British survivors of capsized Costa Concordia return home
- 16 January 2012
- From the section UK
British survivors of the fatal Costa Concordia cruise ship accident in Italy have described scenes of chaos during the evacuation, as they arrive home.
John Rodford, of Rochester in Kent, told BBC News the crew did not help guide them to safety.
Dancer James Thomas, 19, of Sutton Coldfield, said he had to escape through the centre of the vessel which had been "obliterated by the tilt".
All Britons on board - 23 passengers and 12 crew - have been accounted for.
The ship hit rocks off the coast of Tuscany on Friday. The death toll rose to six on Monday with 14 people still unaccounted for.
The ship's captain and first officer have both been arrested. The captain, Francesco Schettino, was held on suspicion of causing deaths - prosecutors say he left the ship before evacuation was complete.
Mr Schettino told Italian television he did not understand how the ship ran aground.
'Errors of judgement'
"Even though we were sailing along the coast with the tourist navigation system, I firmly believe the rocks weren't detected," he said.
On Monday the ship's owners, Costa Crociere, issued a statement (in Italian) which said: "It seems that the commander made errors of judgement that had serious consequences.
"The route followed by the ship turned out to be too close to the coast, and it seems that his decision in handling the emergency didn't follow Costa Crociere's procedures which are in line, and in some cases, go beyond, international standards."
Speaking at Heathrow airport, Mr Rodford said there was a lack of instruction in English from the crew.
"Now and again people would talk a little bit of English but when they were getting the lifeboats and everything they were talking in their own language, which we didn't understand," he said.
"We didn't see the crew. We only saw the chefs and waiters."
Mr Rodford's wife, Mandy, said the couple had initially got into a lifeboat on the highest side of the grounded ship but it became stuck because of the angle of the boat.
"The men were trying to help the women down. I'm looking over the side and I'm thinking 'I'm going to have to jump in that water,' and I hate the water," she said.
"I thought, if I don't die from the swimming part, I'm going to die from the shock of having to get in it."
Asked if they would go on another cruise, Mr Rodford said: "I'm not going on a cruise again." His wife added: "Never, ever, ever."
A group of British dancers who worked on the ship also arrived back at Heathrow late on Sunday.
Mr Thomas said of the evacuation: "It was chaos, because we had to go through the centre of the ship, which had been obliterated by the tilt. Everything was everywhere."
He said he was in charge of 20 staff who helped passengers to emergency meeting points and life rafts. "It was handling everyone else that was the biggest problem," he said.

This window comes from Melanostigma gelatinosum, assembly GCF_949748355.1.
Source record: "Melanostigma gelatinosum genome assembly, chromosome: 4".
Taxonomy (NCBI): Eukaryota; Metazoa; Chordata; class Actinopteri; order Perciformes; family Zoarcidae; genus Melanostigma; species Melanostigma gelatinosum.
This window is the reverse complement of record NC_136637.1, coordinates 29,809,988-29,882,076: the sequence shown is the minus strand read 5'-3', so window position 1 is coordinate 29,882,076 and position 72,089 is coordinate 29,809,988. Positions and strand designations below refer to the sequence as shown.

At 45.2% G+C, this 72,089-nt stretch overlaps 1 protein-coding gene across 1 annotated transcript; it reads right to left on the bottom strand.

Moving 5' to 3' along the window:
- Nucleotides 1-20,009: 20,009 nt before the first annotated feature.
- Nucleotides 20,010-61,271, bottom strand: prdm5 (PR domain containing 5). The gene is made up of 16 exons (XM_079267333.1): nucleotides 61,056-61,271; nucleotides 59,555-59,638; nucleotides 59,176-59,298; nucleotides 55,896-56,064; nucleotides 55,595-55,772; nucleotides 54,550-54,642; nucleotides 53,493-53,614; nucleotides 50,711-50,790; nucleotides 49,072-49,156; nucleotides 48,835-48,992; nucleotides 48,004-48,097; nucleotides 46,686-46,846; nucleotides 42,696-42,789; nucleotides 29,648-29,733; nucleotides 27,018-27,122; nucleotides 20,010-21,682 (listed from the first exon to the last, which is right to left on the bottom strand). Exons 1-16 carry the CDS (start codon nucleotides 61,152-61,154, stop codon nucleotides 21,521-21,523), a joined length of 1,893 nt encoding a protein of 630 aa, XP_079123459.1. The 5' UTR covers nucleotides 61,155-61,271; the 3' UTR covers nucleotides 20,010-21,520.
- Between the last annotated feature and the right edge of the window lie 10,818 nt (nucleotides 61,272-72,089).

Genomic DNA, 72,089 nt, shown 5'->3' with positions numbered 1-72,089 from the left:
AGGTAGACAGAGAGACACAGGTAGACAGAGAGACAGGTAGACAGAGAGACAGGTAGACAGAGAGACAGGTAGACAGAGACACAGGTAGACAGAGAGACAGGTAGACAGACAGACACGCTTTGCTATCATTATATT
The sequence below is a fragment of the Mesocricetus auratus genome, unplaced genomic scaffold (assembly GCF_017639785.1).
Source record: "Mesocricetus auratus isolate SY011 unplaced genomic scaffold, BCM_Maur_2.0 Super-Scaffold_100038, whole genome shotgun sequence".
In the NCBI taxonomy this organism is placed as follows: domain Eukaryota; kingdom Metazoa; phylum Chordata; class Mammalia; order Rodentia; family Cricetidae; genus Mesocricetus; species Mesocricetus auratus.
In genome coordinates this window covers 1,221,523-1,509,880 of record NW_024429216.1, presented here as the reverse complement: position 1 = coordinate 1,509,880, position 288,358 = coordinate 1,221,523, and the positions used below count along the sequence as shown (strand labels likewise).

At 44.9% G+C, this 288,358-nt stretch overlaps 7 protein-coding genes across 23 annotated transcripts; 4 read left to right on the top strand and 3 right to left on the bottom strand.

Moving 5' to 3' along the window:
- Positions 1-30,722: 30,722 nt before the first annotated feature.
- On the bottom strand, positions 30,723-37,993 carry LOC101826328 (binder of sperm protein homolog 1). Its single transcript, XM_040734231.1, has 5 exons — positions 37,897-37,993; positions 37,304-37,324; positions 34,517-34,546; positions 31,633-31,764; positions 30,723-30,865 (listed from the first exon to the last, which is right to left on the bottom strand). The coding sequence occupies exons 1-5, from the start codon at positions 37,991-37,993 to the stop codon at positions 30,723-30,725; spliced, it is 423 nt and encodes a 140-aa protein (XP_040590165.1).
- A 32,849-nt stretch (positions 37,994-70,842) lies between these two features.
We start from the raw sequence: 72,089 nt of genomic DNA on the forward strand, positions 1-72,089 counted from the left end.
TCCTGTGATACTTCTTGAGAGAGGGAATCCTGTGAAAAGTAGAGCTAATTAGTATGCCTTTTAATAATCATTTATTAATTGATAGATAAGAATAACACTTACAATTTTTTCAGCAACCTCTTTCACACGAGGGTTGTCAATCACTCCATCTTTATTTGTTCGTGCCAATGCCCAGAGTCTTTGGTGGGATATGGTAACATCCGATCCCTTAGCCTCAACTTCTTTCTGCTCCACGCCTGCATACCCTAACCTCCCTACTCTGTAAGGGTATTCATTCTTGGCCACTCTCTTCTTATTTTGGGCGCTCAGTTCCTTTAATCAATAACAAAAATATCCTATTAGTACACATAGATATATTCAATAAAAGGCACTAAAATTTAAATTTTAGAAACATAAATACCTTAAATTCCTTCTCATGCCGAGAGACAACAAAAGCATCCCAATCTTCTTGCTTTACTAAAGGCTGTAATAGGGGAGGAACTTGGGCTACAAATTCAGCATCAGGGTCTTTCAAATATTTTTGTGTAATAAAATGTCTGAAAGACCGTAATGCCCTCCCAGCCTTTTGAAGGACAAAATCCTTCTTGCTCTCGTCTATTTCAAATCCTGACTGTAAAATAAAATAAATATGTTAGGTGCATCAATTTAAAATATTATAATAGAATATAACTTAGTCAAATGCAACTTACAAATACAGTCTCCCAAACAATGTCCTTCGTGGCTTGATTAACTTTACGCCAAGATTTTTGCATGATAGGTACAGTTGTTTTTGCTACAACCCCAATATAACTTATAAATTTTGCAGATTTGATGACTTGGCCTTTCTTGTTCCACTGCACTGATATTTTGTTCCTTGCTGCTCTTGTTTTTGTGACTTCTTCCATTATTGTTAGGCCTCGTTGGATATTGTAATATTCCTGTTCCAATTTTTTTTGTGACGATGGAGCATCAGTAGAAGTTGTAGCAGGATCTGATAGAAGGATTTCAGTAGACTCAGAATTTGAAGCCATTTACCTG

Fellow dancer Rose Metcalf, 23, from Wimborne in Dorset, told BBC Breakfast: "There was absolute panic. It was just terrifying, it was just trying to keep people calm. People were white, people were crying, screaming."
She said the noise of the impact was "terrifying".
Miss Metcalf, who as a crew member helped passengers evacuate, said: "Because of the listing we knew they wouldn't be able to deploy all of the life rafts on the port side.
"We were literally throwing each other... we were creating human chains to try and pass people over gaps that if they dropped down there was no recovery from.
"As the ship was listing, what was vertical was becoming horizontal."
Another dancer, Phoebe Jones, 20, from Walton-on-Thames in Surrey, said she was about to climb into a tiny box as part of a magic show when the ship started leaning.
"Suddenly there was a blackout and everything from the stage crashed to one side," she said. "Some people started to panic, but I was fine."
She said there were no alarms or warnings, but she instinctively went to her nearest emergency meeting point.
"When I got on to the ferry and realised I was actually on a hard surface and safe, that's when I realised," she said.
"We watched everything from that ferry and that night we just watched the Concordia sink."
One British couple, Ian and Janice Donoff, from London, were enjoying the magic show when the lights went off followed by an "incredible noise of scraping", and people started rushing out of the auditorium.
They climbed out on to the side of the stricken vessel after lifeboats failed to release.
They were eventually lowered down a rope ladder to awaiting life rafts.
"It's the most frightening thing coming down on a rope ladder by the whole side of the ship clutching on for dear life. It was an unbelievable ordeal," Mr Donoff said.
Amelia Leon, a singer from Birmingham, was with her boyfriend, ship's engineer Claudio Losito, when the ship hit the rocks.
The 22-year-old singer told the Sunday Mercury newspaper of her desperate escape from the sinking ship: "I looked out to sea and it was so dark. All I could see was the coast of the island about 400 metres away. I asked myself: 'Can I swim this if it comes to it?'
"It would be a hard, freezing swim but at least I would be off the ship. People were jumping in the water but in the end we got into a lifeboat and made it to safety," she added.